The way I prepare a scene has been morphing of late. In Michael Mendelson's scene study class, I began doing character histories--or rather, autobiographical reports from key moments of a character's history as it pertains in some way to the action on stage--and have found them productive. I do not find that the 'facts' I invent--the detailed fictions--are important in themselves, but rather they're ways for me to activate my objectives and obstacles--my action--on stage. Yes, I plumb 'as if' scenarios from my own life and memory--those of David Millstone--but I often find that the very nonfictional character of my own memories and personal aspirations or fears can become as much a block to authentic embodiment of a character-in-a-scene (I never think about trying to embody--or build--a "character," only a "character-in-scene," which is to say, an "action") as a spur. My true experiences do activate me, but I also find myself quashing what they reveal... to myself. Writing fictional character histories--though, of course, pulling extensively from my own experiences and exploiting my own ghosts--gives me the slight distance I need in which my imagination and empathy can flourish.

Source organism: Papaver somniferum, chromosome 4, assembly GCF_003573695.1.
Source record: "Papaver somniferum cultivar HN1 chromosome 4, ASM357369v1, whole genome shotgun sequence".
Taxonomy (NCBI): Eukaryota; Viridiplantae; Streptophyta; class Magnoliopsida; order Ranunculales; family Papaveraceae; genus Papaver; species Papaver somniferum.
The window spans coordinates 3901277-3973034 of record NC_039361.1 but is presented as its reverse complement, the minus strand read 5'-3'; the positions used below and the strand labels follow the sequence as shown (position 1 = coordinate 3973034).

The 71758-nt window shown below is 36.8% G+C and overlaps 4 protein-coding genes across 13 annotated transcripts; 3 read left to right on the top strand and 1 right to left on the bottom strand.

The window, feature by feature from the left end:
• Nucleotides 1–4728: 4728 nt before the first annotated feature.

I don't believe I'm alone in this. As I understood his book, Meisner did not advocate trying to prepare from personal experience alone, but advocated for imagination and outright fantasy; I'm finding that using them brings me deeper into the experience of the character/action, as long as I don't attempt to intellectualize or hold on to the details of the backstory I've dreamed up.
For me, character/action prep is about dissolving my own resistances and activating empathy. From pages and pages of backstory, I find that it is some essential sense experience that stays with me, and carries the emotional resonance of all the details I can then let go. For instance, from my preparation for Mr. George--in Valentine's Day, by Horton Foote--what stayed with me was the invented 'memory' of the look on Mr. George's mother's face when she saw him playing with black children on the plantation Mr. George would later inherit. That look was all I needed to activate everything he was about, long after I 'let go' of the history I'd written in which that look was embedded.